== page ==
Location: Fort Coffee

Opening of the Fort Coffee Academy

On the ninth day of February, 1844, the school opened with six students from the Pushmataha district; they presented certificates of appointment signed by J. Folsom, chief, and S. Jones, Trustee. On the following day a number of pupils came from the Puckchenubbee district with certificates signed by James Fletcher, chief, and P. P. Pitchlynn, Trustee; also from the Moshulatubbee district, with certificates from Nat Folsom, chief, and Thomson M’Kenny, Trustee. Discover your family's story. Enter a grandparent's name to get started. choose a state: Any AL AK AZ AR CA CO CT DE DC FL GA HI ID IL IN IA KS KY LA ME MD MA MI MN MS MO MT NE NV NH NJ NM NY NC ND OH OK OR PA RI SC SD TN TX UT VT VA WA WV WI WY INTL Start Now In a few days we had received thirty pupils into the school to be clothed, fed, and taught. In addition to these we had consented to teach all the day scholars who should choose to come, boarding at home and being clothed by their friends. There were only a few who availed themselves of this privilege. The lads came in dressed in the prevailing fashions, having generally shirts, pants, and calico hunting­shirts; a few had shoes or moccasins, but the major­ity came with the feet bare. Not more than...

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Contraband Traffic

The proper authorities have made laudable efforts to keep intoxicating liquors out of the Indian territory, and with a good degree of success. The Indian superintendents and agents were invested with authority in the premises. No one could lawfully carry intoxicating liquors into any of the border tribes; and if a man should be found over the line with liquors in his possession, it was regarded as prima facie evidence of guilt, and any one was authorized to seize the contraband article, break open the casks, and pour the liquors out upon the ground. The technical language of the Indians in such case was “to spill the whisky.” This regulation operated rather oppressively upon the military officers who were stationed at forts west of the state lines. Steamboats were examined at Fort Smith, and no rum, brandy, or wines were permitted to go any further up the river. They ingeniously managed for a time to evade the law, by fastening casks of spirits under the keels of the boats till they had crossed the border, and then the liquors were brought on board again. After that artifice had been detected the officers at Fort Gibson were compelled to resort to another stratagem to procure the all important supply of rum and champagne. They would purchase their liquors at Van Buren, and have them carried across the Cherokee country in...

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Political Strife and Discord

There were warring elements and fierce conflicts of long standing and of the most virulent and uncompromising character in the Cherokee nation. Their troubles originated in the change of their system of government from a heathen and hereditary oligarchy to a democratic republic. Before they emigrated to the west they had thrown off pagan and traditional rites, ceremonies, and prerogatives. They had chosen John Ross to be their chief. About two-thirds of the tribe favored the new system of government, which went into immediate operation. The opposi­tion was headed by Captain Ridge, who had a birthright to power under the hereditary regime. He was born a sachem, and could not consent to be shorn of his honors and prerogatives. The popular party, having elected their officers, and assumed the responsibilities of the government in its several departments, branded the Ridge party with rebellion and treason, and treated them accordingly; hence the many assassinations and violent and bloody conflicts which have marked the history of that people. The fraudulent circumstances attending the sale of their lands in Georgia greatly increased the bitterness of the hostility of the opposing factions. After their settlement in their present territory it was ardently desired that the antagonizing elements might be harmonized. But no concessions were made by either party, and there was not the slightest prospect of reconciliation. Ridge and the most of his...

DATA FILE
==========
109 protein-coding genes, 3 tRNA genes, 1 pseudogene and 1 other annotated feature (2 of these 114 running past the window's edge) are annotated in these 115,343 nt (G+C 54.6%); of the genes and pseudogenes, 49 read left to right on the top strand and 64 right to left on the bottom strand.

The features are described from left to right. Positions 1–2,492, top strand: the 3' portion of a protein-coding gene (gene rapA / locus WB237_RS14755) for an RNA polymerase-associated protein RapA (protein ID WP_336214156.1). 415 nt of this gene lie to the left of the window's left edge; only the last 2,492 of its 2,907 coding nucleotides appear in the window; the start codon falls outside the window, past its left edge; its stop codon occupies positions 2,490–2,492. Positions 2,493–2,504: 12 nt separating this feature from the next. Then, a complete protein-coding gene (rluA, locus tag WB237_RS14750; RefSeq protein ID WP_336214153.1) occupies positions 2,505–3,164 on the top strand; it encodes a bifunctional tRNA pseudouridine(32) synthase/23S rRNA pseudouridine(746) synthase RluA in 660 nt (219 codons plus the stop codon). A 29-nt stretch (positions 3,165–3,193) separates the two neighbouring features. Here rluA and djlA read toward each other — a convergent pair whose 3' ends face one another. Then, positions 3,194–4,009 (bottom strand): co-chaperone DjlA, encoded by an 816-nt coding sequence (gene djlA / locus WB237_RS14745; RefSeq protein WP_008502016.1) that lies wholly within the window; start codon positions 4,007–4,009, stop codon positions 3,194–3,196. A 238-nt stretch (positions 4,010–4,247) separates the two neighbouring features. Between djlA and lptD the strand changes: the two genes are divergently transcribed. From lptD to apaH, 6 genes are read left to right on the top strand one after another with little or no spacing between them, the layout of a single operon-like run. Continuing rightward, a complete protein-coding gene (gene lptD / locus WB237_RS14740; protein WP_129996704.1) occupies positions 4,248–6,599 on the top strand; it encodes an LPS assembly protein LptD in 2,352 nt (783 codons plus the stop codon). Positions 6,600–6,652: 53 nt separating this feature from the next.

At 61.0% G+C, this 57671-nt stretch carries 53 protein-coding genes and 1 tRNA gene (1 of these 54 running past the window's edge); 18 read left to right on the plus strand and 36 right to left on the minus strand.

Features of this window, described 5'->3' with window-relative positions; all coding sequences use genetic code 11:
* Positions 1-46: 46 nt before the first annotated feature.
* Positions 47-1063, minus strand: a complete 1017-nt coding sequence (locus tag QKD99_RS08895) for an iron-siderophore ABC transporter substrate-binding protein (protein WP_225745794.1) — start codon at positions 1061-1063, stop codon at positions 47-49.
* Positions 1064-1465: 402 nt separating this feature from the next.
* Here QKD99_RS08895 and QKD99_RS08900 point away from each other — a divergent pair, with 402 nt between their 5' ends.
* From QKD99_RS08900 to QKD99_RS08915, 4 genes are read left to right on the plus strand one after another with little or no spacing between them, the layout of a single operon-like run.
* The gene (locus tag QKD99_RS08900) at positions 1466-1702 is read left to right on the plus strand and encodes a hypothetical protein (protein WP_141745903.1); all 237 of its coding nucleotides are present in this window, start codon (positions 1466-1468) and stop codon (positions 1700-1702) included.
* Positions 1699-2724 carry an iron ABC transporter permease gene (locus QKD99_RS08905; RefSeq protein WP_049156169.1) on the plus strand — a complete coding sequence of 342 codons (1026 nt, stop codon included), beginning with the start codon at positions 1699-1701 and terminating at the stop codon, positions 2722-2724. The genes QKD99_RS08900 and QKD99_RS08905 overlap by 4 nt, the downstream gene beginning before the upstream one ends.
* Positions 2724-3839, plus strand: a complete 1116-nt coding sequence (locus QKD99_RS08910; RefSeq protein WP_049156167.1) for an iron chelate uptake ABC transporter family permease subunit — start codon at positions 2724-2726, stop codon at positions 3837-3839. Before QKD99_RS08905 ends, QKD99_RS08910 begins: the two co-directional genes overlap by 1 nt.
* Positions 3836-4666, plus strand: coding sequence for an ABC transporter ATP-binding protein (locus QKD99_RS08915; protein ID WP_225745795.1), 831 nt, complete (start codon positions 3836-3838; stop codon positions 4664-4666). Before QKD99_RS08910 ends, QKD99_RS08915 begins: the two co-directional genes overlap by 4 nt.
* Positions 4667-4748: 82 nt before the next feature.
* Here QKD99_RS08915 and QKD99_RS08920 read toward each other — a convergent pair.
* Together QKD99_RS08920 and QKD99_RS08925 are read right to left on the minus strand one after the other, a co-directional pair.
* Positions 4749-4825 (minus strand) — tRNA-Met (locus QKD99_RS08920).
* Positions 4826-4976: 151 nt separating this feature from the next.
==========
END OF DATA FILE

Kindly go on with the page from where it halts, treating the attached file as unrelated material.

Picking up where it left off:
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Religious Awakening

During the latter part of the winter and in the spring many of the students became deeply serious, manifesting an increasing interest in the services of religion; they were very eager to read and understand the teachings of the New Testament. Mr. Page would converse, sing, and pray with them in their own language. His services were of incalculable value, very far surpassing those of an ordinary interpreter; for he was himself a minister with a good understanding of the saving truths of the Gos­pel. If we failed to present the truth in terms suited to their but partially enlightened minds he could give the necessary explanation and answer all the ques­tions propounded by them. We bad not yet admitted any of them to membership, although we were led to hope and trust that there was a genuine work of grace in the hearts of a few of them. In the absence of Mr. Page they commenced to have prayers in their own rooms, and, finally, to take a part in our Thursday evening prayer meetings, taking up the cross voluntarily and praying in the native language. After watching them closely, and conversing with them, it was thought proper to admit six of them to membership; the ordinance of baptism was administered to them by Rev. W. H. Goode, and they were permitted to partake of the sacrament of...